The legal team for the former aide to the Trump ally and longtime adviser Roger Stone filed a motion yesterday to quash a subpoena from Mueller, if successful it would allow Andrew Miller to avoid appearing before the grand jury impaneled by Mueller, but Miller’s legal team appear ready that the request will be denied and have said that their client will refuse to answer any questions at the hearing. Darren Samuelsohn reports at POLITICO.

The former Trump campaign foreign policy adviser George Papadopoulos will be sentenced on Sept. 7. Papadopoulos pleaded guilty last year to lying to F.B.I. agents in Mueller’s probe of possible collusion between the Trump campaign and Russia, Tom Winter reports at NBC News.


U.N. Special Envoy to Yemen Martin Griffiths confirmed today that parties in the conflict are willing to restart negotiations, even as fighting continues for the crucial port city of Hodeida. The AP reports.

Griffiths has advocated that de-escalation of fighting in Hodeida is central to a ‘long-overdue’ restart of Yemen peace talks, but has expressed that his “principal and over-riding responsibility” is to bring about negotiations to end the war. U.N. News Centre reports.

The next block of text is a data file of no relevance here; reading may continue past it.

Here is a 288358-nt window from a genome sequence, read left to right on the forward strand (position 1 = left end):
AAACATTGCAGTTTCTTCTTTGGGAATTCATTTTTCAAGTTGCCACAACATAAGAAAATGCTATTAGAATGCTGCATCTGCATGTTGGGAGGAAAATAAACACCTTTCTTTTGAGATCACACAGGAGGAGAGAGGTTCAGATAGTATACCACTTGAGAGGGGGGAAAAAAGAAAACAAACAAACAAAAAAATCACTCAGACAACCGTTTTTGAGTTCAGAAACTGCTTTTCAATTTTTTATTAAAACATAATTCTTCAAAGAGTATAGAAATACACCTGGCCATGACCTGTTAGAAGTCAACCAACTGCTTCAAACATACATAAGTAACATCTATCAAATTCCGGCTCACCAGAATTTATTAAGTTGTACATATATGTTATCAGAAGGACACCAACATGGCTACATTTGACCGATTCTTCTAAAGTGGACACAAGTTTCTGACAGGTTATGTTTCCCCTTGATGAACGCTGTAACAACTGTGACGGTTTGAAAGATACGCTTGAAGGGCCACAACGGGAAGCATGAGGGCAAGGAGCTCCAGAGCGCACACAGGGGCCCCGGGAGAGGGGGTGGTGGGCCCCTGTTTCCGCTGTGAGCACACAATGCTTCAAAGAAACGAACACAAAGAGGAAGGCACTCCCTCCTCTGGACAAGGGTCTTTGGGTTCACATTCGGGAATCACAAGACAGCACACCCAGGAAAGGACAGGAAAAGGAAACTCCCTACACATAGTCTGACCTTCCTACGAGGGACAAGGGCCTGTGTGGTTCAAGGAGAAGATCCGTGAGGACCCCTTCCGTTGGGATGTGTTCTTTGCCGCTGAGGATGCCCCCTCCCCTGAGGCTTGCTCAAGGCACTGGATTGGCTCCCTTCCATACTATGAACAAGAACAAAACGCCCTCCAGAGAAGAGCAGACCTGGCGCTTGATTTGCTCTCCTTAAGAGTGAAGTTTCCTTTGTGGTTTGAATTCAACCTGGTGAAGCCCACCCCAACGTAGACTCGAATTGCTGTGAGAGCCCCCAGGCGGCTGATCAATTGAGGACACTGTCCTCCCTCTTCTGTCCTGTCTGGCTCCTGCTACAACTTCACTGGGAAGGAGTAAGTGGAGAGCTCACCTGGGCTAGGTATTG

“I’d like to get the parties together within the next few weeks at the very latest,” Griffiths said in a U.N. radio interview last night, adding that “I’m hoping that the [U.N.] Security Council will meet next week and we’ll put a plan before them as to how we’re going to bring the talks back.” Tom Miles reports at Reuters.

Ranking Democrat on the Foreign Relations Committee Sen. Bob Menendez (N.J.) said yesterday that the administration had not satisfied his concerns about the potential sale of thousands of precision-guided munitions to members of the Saudi-led coalition that could be used to kill Yemeni civilians. Menendez wrote in a letter: “I remind you that the American public has a right to insist that the sales of U.S. weapons to foreign governments – especially those of this magnitude and lethality – are consistent with U.S. values and national security objectives,”  Patricia Zengerle reports at Reuters.